Howto mount ext4 (without FUSE), avoiding wrong permissions

tobiam

Member

Reaction score: 24
Messages: 87

This is going to be short. I write this tutorial, because a lot of tutorials mention ext4fuse. While it works for some things one experiences quite a few oddities.

Examples of problems I experienced:
  • everything has only read permissions
  • it is possible cd into non existing directories
  • things like recursive copies cause failures
  • sometimes stuff can't be read correctly
I wrote that everything has only read permissions. This DOES NOT mean that using this approach will give you write access, but that you SEE the right permissions. The effect is that copying over files via ext4fuse will cause you to have files that only be read-only. With this tutorial you will get the right permissions.

In other words: The file system will still be mounted read-only, but the permissions will be correct.

There is three things you need to take care of:
  • Load the ext2fs kernel module
  • Mount the partition with -t ext2fs (you need to specify it and it's ext2fs, not ext2!)
  • Mount it read-only! Trying to mount the partition without -o ro will not work


# Load the kernel module
kldload ext2fs

# mount
mount -t ext2fs -o ro /dev/<device/partition> <mountpoint>

# Exmaples:
mount -t ext2fs -o ro /dev/ad1s1 /mnt/

# Or on a different partition scheme (p vs s):
mount -t ext2fs -o ro /dev/ada0p1 /mnt/


So to repeat the important points. Load the kernel module! Make sure you always write ext2fs, both for the module AND the mount option. Don't forget about the fs part. And make sure to mount it read only.

You can of course add ext2fs to the list of automatically loaded kernel modules, so you don't have to load it over and over again.

In your /etc/rc.conf add:
Code:
kld_list="ext2fs"
This will make sure that the kernel module will be loaded on boot. If you already have a kld_list entry then just append ext2fs to it.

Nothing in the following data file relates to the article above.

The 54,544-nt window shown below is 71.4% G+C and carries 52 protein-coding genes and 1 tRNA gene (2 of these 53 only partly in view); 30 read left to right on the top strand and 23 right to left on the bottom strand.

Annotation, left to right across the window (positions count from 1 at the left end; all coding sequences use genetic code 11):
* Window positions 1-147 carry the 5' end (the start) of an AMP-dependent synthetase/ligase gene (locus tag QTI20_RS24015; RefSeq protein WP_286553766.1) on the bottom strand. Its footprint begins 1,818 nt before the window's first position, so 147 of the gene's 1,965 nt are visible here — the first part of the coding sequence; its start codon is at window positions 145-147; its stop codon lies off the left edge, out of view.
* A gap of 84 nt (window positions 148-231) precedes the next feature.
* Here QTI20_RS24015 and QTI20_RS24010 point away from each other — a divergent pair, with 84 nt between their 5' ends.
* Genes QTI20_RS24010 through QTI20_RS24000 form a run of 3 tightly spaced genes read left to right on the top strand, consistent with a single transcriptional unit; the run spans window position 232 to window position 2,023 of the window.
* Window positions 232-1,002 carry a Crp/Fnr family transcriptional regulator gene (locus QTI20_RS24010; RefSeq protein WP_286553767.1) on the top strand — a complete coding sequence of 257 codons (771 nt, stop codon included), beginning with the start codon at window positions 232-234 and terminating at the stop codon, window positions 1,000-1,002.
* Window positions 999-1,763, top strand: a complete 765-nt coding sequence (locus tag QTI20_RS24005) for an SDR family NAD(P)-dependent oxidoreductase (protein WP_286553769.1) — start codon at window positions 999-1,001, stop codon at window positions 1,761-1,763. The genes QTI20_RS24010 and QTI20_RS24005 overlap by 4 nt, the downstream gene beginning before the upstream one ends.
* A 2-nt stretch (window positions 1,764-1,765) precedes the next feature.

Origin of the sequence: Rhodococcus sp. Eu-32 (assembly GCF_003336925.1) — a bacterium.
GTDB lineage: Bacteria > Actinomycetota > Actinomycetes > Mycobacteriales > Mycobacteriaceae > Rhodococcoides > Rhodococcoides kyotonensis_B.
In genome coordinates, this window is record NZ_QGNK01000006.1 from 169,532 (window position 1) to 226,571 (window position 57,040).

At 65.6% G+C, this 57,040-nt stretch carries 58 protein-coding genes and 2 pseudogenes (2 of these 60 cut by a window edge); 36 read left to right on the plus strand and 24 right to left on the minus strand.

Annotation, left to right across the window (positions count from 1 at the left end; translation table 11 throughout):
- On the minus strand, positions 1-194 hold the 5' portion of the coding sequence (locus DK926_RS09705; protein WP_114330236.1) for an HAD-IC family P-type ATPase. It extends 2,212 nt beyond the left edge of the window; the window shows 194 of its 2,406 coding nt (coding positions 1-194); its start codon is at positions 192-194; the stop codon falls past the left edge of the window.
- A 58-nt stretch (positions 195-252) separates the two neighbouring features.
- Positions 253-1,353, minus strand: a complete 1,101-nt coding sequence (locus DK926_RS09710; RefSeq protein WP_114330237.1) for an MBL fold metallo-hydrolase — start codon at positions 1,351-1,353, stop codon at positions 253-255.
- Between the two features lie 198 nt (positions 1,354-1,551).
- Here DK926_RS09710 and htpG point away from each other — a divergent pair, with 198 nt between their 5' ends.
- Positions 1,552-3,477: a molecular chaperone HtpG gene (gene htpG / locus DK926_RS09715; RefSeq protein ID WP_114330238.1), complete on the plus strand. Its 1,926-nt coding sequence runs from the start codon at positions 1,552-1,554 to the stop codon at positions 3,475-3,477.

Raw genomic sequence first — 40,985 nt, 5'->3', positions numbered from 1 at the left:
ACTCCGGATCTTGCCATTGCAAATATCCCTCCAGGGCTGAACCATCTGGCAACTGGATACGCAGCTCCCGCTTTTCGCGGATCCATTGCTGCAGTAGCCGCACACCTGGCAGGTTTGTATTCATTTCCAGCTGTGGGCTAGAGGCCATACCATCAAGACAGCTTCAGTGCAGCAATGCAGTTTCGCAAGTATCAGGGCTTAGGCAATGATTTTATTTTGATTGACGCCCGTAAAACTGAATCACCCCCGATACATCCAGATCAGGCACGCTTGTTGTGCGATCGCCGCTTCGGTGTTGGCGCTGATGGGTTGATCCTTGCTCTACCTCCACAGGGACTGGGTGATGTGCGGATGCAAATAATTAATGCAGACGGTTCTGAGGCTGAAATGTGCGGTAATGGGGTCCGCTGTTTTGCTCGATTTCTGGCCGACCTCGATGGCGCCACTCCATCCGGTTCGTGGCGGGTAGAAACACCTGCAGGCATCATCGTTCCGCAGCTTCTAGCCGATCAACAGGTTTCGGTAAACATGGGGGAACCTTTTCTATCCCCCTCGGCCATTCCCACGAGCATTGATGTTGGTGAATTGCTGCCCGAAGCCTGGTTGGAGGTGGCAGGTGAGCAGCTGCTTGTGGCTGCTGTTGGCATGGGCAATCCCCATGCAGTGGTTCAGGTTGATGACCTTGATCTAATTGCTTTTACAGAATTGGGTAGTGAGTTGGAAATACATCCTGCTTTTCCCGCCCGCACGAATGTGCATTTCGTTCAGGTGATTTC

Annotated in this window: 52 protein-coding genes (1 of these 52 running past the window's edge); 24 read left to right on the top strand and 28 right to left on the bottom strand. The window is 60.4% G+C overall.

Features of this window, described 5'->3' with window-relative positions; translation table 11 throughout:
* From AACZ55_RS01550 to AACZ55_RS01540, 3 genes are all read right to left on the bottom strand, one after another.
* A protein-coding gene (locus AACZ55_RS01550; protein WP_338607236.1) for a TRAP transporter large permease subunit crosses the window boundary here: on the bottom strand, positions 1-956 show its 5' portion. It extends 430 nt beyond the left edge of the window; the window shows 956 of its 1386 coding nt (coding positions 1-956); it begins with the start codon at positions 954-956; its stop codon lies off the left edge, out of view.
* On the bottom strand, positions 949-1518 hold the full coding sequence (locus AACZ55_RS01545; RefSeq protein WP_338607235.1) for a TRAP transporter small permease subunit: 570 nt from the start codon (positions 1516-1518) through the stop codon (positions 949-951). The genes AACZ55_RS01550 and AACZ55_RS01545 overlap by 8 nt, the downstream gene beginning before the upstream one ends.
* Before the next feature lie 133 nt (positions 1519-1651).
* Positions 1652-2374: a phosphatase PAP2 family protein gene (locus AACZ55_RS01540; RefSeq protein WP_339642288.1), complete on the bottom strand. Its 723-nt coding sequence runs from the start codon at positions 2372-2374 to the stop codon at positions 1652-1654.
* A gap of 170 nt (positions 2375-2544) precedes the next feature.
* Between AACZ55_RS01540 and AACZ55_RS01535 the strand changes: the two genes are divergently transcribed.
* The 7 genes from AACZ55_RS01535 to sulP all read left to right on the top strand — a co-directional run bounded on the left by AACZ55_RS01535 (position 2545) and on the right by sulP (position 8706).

mercurial

New Member


Messages: 3

This does not work for me. I am using FreeBSD 12.0-CURRENT amd64. ext4fuse will mount the partition but the transfer rate is painfully slow. I have ext2fs module loaded. I've tried it with and without fuse. Any suggestions ?
 

aragats

Daemon

Reaction score: 610
Messages: 1,508

mercurial , have you looked into dmesg output?
I guess, the problem is that the latest Linux's mke2fs adds some new features to ext4, here is what I get after an unsuccessful mount:
Code:
$ dmesg
. . . . .
WARNING: mount of da0s1 denied due to unsupported optional features
 

mercurial

New Member


Messages: 3

I get the same thing. Thank You aragats. I used to use reiserfs for linux partitions but FreeBSD dropped support for reiserfs. I have slightly over 10 GB of data to transfer. It's actually 2 times faster to transfer via ethernet using NFS
 

islamux

Member

Reaction score: 4
Messages: 46

i can mount ext4 manualy by
ext4fuse /dev/ada0X /mnt

But for making it automatically mount in fstab i added ntfs and it's ok but when i added ext4
it dosn't load the system from boot and hung ?
i boot in single user and fsck the system and disable the automount of ext4 and it boot normaly
whatls the problem?
 

aragats

Daemon

Reaction score: 610
Messages: 1,508

Do you have late option for it? I have the following in my /etc/fstab:
Code:
/dev/da0s1   /mnt/sdcard   ext4   mountprog=/usr/local/bin/ext4fuse,allow_other,late,rw   0   0
Back to the original topic: when mounted with ext4fuse it doesn't show the correct permissions, which is very annoying...
 

islamux

Member

Reaction score: 4
Messages: 46

Do you have late option for it? I have the following in my /etc/fstab:
Code:
/dev/da0s1   /mnt/sdcard   ext4   mountprog=/usr/local/bin/ext4fuse,allow_other,late,rw   0   0
Back to the original topic: when mounted with ext4fuse it doesn't show the correct permissions, which is very annoying...
i used your options and it' ok :D
thanx for the second time friend aragats:)
 

Barney

Member

Reaction score: 10
Messages: 98

whats the device/option to compile ext2fs into the kernel as opposed to using a loadable module?
 

Phishfry

Son of Beastie

Reaction score: 1,962
Messages: 4,960

ext2fs(5)
Add to your kernconf:
options EXT2FS

The biggest problem I have found with ext3/ext4 is FS journaling.
If you disable it on Linux than FreeBSD ext2fs works great.
With journaling enabled I have found that FreeBSD can corrupt the journal.
Not hard fixing it on Linux but not seemless.
 

Barney

Member

Reaction score: 10
Messages: 98

ext2fs(5)
Add to your kernconf:
options EXT2FS

The biggest problem I have found with ext3/ext4 is FS journaling.
If you disable it on Linux than FreeBSD ext2fs works great.
With journaling enabled I have found that FreeBSD can corrupt the journal.
Not hard fixing it on Linux but not seemless.
I just occasionally need to mount a drive to change an IP address or interface name when I move a disk, so I'm not too worried about it. Linux has that great 3px font on the console so working on the console is a bit of a struggle. Thanks for the info.
 
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